Life on the Run: Riding With the Younger Brothers

In the stories told about them during their careers the Youngers were often cast in the classic Robin Hood mold. It was an image they worked hard to cultivate, but it was only half true. They did steal from the rich but, as biographer T.J. Stiles wrote, “There is no evidence that they did anything with their loot except spend it on themselves.”


Ste. Genevieve to Become a National Historic Park

Ste. Genevieve was established in 1735 by French-Canadian colonists. It was the first ever settlement by Europeans in Missouri.


The New Madrid Earthquakes of 1811-1812

“The earth, river, etc., torn with furious convulsions, opened in huge trenches. There through a thousand vents sulphurous streams gushed from its very bowels leaving vast and almost unfathomable caverns.”


Arrow Rock’s Hidden Black History

The National Historic Landmark Village of Arrow Rock Embraces its Diverse Past.


The Vaile Mansion is Always a Marvel

There’s no other way to describe the Vaile Mansion during the holiday season. Each year, the Victorian Society—a volunteer group dedicated to the mansion’s preservation—selects a Christmas theme and begins to deck the halls of this historic Second Empire-style home.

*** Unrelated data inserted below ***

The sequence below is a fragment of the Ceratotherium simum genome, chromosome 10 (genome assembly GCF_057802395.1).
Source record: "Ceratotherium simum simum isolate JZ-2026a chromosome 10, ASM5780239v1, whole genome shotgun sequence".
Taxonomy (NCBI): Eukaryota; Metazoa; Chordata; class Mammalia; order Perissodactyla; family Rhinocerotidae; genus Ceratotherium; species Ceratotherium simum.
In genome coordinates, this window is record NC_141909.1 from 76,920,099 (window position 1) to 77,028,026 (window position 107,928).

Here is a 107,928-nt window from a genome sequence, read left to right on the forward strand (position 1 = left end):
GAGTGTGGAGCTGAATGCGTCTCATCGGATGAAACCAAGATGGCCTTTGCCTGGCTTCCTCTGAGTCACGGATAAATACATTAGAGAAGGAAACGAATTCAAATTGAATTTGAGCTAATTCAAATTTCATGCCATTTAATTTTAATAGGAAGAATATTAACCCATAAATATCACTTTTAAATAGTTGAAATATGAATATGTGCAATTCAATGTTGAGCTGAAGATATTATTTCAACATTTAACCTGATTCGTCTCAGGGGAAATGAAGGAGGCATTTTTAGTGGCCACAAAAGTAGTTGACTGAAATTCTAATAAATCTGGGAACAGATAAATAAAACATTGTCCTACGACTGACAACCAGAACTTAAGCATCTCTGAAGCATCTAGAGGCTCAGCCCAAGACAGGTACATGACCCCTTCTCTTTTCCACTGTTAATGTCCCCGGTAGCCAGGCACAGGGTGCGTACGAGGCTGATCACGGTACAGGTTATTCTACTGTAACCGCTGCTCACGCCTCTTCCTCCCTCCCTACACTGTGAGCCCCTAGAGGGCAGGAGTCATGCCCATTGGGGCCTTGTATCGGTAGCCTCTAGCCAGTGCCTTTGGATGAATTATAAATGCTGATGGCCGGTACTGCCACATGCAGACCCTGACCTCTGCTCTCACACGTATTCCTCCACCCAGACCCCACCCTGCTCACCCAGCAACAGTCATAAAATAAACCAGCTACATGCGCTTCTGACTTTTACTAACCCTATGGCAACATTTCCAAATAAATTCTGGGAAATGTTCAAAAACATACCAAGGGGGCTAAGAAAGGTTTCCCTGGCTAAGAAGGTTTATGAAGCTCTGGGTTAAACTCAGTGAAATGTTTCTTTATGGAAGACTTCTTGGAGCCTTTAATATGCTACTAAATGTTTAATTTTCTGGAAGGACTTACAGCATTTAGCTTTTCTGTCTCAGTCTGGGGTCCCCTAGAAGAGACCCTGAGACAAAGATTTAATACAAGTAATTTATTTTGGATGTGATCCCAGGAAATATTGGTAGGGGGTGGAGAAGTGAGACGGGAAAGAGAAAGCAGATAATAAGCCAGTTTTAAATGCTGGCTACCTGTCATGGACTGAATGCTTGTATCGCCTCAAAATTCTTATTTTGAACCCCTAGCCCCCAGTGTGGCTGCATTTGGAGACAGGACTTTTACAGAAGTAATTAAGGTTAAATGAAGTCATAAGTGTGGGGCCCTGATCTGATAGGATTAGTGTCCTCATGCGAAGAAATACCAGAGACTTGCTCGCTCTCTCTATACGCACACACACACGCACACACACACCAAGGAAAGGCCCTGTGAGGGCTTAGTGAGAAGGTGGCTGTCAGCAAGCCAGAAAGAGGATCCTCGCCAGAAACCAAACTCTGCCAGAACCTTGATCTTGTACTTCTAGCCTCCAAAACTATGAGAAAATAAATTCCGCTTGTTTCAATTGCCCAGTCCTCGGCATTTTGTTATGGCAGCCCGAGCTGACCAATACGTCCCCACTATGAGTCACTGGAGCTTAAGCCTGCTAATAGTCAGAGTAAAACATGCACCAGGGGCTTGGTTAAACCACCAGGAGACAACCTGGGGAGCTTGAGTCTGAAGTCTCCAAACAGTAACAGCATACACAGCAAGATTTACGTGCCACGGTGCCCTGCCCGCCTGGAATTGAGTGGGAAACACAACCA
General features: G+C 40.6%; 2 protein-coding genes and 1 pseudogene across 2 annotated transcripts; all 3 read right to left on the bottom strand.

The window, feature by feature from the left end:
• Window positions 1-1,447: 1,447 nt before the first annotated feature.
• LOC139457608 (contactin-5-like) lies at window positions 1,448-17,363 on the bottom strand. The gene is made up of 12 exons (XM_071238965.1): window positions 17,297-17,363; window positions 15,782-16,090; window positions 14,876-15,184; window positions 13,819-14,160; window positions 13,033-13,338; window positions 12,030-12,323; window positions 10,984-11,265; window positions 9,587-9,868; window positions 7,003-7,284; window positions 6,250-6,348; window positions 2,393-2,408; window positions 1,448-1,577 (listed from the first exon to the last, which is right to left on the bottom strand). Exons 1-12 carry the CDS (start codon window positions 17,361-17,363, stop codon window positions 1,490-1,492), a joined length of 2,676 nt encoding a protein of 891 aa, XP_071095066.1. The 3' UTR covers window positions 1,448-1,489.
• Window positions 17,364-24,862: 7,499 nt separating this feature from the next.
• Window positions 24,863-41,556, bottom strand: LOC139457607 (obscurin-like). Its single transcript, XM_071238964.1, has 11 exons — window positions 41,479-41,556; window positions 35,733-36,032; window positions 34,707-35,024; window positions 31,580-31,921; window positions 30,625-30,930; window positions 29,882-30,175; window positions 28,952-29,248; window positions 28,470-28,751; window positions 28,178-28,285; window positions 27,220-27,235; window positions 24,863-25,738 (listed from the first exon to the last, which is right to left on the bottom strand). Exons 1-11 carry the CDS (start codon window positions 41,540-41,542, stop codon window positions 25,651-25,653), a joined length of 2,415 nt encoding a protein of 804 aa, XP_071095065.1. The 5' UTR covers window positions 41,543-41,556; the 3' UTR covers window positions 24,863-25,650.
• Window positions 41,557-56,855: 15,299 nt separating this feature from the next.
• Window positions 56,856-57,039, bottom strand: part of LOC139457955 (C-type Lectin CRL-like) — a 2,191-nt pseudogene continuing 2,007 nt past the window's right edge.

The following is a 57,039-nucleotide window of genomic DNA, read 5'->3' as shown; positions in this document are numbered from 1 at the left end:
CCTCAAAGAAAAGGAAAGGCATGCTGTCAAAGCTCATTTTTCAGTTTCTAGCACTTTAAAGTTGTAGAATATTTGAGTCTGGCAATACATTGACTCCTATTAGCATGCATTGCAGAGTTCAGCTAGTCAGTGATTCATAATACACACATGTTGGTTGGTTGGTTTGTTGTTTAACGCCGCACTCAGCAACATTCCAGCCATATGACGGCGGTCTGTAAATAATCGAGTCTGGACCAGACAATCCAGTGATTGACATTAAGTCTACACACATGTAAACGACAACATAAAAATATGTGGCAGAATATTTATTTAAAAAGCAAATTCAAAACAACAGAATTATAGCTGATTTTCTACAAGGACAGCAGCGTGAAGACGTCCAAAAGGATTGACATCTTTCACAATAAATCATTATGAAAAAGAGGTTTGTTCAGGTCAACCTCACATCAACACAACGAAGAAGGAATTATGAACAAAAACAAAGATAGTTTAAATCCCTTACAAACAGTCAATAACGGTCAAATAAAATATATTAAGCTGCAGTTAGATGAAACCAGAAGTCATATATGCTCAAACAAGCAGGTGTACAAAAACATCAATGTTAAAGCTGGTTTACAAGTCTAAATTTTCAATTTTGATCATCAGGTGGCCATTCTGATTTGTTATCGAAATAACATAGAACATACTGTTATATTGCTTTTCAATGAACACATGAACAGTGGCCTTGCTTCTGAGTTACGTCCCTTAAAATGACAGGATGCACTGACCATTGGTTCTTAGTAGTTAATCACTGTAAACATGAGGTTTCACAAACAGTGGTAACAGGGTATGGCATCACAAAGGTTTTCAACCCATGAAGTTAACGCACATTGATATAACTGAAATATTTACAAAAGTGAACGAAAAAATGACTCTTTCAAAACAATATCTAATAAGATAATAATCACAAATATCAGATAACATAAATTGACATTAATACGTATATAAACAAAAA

An Old-Time Holiday at Hermann Farm

For some, traveling for the holidays is not so much a matter of where to go as when. There’s something about Christmas that shares a symbiotic relationship with the past. Memory creates a personal nostalgia. Time slows down. And technology takes a backseat to traditions.


Divided We Stand

What happens when a county tries to secede from the state?


A Stagecoach Comes Home

This is the tale of a still-working stagecoach—now fondly named The Journey—that has operated in three different centuries—probably the only stagecoach in this country to do that—and how it is coming home to Missouri.


The Man Who Killed Quantrill

The residents of Lawrence, Kansas, would never forget what happened on August 21, 1863, if indeed they were lucky enough to survive. The reason for the bloody raid that left nearly two hundred men dead and caused between $1 million and $1.5 million in damage (in 1863 dollars) is still the subject of speculation.


Meet Missouri’s First Governors

It all began  with the bargain of the century. A savvy deal negotiated between France and the United States more than two hundred years ago would set the stage for the first major challenge of this young nation in the New World.